Adah more carefully sipped at the unknown drink, and was ultimately glad that she did, because the drink did indeed have quite a bit of "kick" to it. As Grump poured himself another drink, and watched Adah daintily sip her drink, he finally asked the question.
"So wot's yer story?" he asked, innocently enough.
Adah suddenly gagged on her drink, not the most ideal thing to do, considering it's strength. "Excuse me?" she gasped, after a moment of coughing.
"Wot's yer story?" Grump repeated, innocently enough. "Everybeast's got 'un if they're out 'ere." He set his glass down. "Fer instance, me story is that I got t' travelin' around 'cause I was never really a creature t' settle down an' 'ave an ordinary life, y'see? Wasn't really wanted in any hordes either, so I decided t' just 'ead out an' explore this crazy world we live in. Been travelin' ever since."
"Ah," Adah remarked, acknowledging that she had listened, then fell silent again.
"So wot about yeh?" Grump persisted. "Gotta be a reason yer out 'ere." Adah did not comment, so he continued. "In fact, it's kinda surprisin' t' see a creature like yeh out 'ere, travelin' like yeh are." Another pause, which Adah again did not take advantage of. "How far are yeh goin'?"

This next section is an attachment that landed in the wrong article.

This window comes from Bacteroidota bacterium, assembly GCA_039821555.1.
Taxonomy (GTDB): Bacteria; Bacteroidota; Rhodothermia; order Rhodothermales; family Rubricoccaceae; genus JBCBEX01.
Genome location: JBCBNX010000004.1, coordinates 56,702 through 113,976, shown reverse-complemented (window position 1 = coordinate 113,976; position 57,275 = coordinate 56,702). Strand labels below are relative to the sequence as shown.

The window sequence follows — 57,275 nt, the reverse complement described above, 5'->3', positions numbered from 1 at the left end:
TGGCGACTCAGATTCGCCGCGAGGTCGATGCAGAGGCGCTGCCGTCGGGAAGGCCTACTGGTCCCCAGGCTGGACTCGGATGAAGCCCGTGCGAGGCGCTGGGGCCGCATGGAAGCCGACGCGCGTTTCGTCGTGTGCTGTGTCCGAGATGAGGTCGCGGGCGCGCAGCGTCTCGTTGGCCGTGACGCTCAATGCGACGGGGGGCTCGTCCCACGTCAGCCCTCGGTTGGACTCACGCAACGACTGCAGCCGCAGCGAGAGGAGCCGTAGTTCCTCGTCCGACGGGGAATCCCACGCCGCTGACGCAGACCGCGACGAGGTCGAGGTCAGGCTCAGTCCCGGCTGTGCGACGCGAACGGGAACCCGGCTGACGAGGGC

"I don't know." Adah admitted finally under Grump's badgering. "Nor do I know how far I have traveled already."
"Well, it can't 'ave been far, seein' that yeh don't seem t' 'ave any supplies."
"I've been living off the land as I go along."
Grump snorted. "That ain't a very good way to live."
"No, there have been several days during which I have gone hungry."
"Well, how long have yeh been doin' that?"
"Since I left home."
"An' when was that?"
"Late last spring."
Now Grump spluttered on his drink. "Last spring? But that was a whole season ago! Autumn's nearly upon us! Wot th' devil do yeh think yeh're doin', vixen?"
"Look!" Adah suddenly snapped, springing to her footpaws, suddenly not looking so calm and innocent, "I'm out here because I made a choice that I am, unfortunately, living to regret! Good seasons, by all accounts, I should be dead now!"
"Dead?" Grump repeated, and was suddenly sobered to the situation. "Wot, were yeh chased out of yer home?"
Adah sat grumpily down on her rock. "I suppose you could say that," she mumbled darkly, "This is my punishment, at any rate."
"Punishment?" a pause, "Wot 'appened?"
Adah glanced in his direction. "It is a very long tale."
"It's not like we're pressed fer time now. 'Sides, I'm admittedly curious now."
"It is not a happy tale."
"I've probably 'eard of worse, though." Grump looked at her for a moment. "If yeh don't want t' tell me, I suppose I can't make yeh."
Adah was silent for a very long moment, clearly debating the idea. Grump was just about the decide that she wasn't going to tell him, and was about to reluctantly drop the matter, when Adah, unexpectedly, made her choice.
"I suppose I should start at the beginning, then," she commented, repositioning herself on the rock to be more comfortable, "If you really want to hear the tale. But mind you, there is a very good reason I'm reluctant to." She sighed. "Anyway, it all began early last winter…"